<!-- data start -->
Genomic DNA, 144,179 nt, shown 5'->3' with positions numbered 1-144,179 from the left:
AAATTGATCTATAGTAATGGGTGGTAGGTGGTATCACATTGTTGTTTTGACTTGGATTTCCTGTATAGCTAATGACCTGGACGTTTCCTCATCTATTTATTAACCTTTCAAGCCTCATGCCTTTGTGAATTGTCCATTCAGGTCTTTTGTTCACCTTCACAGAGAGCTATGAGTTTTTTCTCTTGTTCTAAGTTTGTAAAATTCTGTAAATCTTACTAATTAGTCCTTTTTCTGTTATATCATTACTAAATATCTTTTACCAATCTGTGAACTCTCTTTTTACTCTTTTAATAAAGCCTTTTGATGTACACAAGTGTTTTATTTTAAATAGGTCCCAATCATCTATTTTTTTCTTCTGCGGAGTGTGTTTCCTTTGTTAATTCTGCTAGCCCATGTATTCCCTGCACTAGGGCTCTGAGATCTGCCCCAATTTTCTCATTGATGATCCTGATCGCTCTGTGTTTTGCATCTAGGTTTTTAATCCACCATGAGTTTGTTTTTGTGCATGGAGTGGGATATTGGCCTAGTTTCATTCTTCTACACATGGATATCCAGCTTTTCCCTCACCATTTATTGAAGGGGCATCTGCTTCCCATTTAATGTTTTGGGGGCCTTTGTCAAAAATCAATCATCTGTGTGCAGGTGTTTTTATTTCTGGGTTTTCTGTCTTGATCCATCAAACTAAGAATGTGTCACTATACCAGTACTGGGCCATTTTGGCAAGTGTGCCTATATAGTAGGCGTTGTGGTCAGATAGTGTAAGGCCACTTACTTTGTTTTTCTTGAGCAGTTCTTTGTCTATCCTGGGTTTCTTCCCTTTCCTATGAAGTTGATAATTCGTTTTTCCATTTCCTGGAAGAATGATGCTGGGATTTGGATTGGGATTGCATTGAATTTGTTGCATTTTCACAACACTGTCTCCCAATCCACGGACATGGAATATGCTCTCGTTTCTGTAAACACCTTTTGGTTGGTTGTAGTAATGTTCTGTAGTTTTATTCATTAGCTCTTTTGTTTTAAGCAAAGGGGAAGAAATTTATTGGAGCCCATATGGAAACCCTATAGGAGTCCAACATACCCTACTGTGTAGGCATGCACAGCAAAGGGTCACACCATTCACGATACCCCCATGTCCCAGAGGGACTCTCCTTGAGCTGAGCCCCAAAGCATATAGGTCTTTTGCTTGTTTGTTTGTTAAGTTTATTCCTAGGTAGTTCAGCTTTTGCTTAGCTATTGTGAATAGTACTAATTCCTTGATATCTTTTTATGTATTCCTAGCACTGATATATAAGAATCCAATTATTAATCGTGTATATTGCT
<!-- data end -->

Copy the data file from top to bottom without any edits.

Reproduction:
Genomic DNA, 144,179 nt, shown 5'->3' with positions numbered 1-144,179 from the left:
AAATTGATCTATAGTAATGGGTGGTAGGTGGTATCACATTGTTGTTTTGACTTGGATTTCCTGTATAGCTAATGACCTGGACGTTTCCTCATCTATTTATTAACCTTTCAAGCCTCATGCCTTTGTGAATTGTCCATTCAGGTCTTTTGTTCACCTTCACAGAGAGCTATGAGTTTTTTCTCTTGTTCTAAGTTTGTAAAATTCTGTAAATCTTACTAATTAGTCCTTTTTCTGTTATATCATTACTAAATATCTTTTACCAATCTGTGAACTCTCTTTTTACTCTTTTAATAAAGCCTTTTGATGTACACAAGTGTTTTATTTTAAATAGGTCCCAATCATCTATTTTTTTCTTCTGCGGAGTGTGTTTCCTTTGTTAATTCTGCTAGCCCATGTATTCCCTGCACTAGGGCTCTGAGATCTGCCCCAATTTTCTCATTGATGATCCTGATCGCTCTGTGTTTTGCATCTAGGTTTTTAATCCACCATGAGTTTGTTTTTGTGCATGGAGTGGGATATTGGCCTAGTTTCATTCTTCTACACATGGATATCCAGCTTTTCCCTCACCATTTATTGAAGGGGCATCTGCTTCCCATTTAATGTTTTGGGGGCCTTTGTCAAAAATCAATCATCTGTGTGCAGGTGTTTTTATTTCTGGGTTTTCTGTCTTGATCCATCAAACTAAGAATGTGTCACTATACCAGTACTGGGCCATTTTGGCAAGTGTGCCTATATAGTAGGCGTTGTGGTCAGATAGTGTAAGGCCACTTACTTTGTTTTTCTTGAGCAGTTCTTTGTCTATCCTGGGTTTCTTCCCTTTCCTATGAAGTTGATAATTCGTTTTTCCATTTCCTGGAAGAATGATGCTGGGATTTGGATTGGGATTGCATTGAATTTGTTGCATTTTCACAACACTGTCTCCCAATCCACGGACATGGAATATGCTCTCGTTTCTGTAAACACCTTTTGGTTGGTTGTAGTAATGTTCTGTAGTTTTATTCATTAGCTCTTTTGTTTTAAGCAAAGGGGAAGAAATTTATTGGAGCCCATATGGAAACCCTATAGGAGTCCAACATACCCTACTGTGTAGGCATGCACAGCAAAGGGTCACACCATTCACGATACCCCCATGTCCCAGAGGGACTCTCCTTGAGCTGAGCCCCAAAGCATATAGGTCTTTTGCTTGTTTGTTTGTTAAGTTTATTCCTAGGTAGTTCAGCTTTTGCTTAGCTATTGTGAATAGTACTAATTCCTTGATATCTTTTTATGTATTCCTAGCACTGATATATAAGAATCCAATTATTAATCGTGTATATTGCT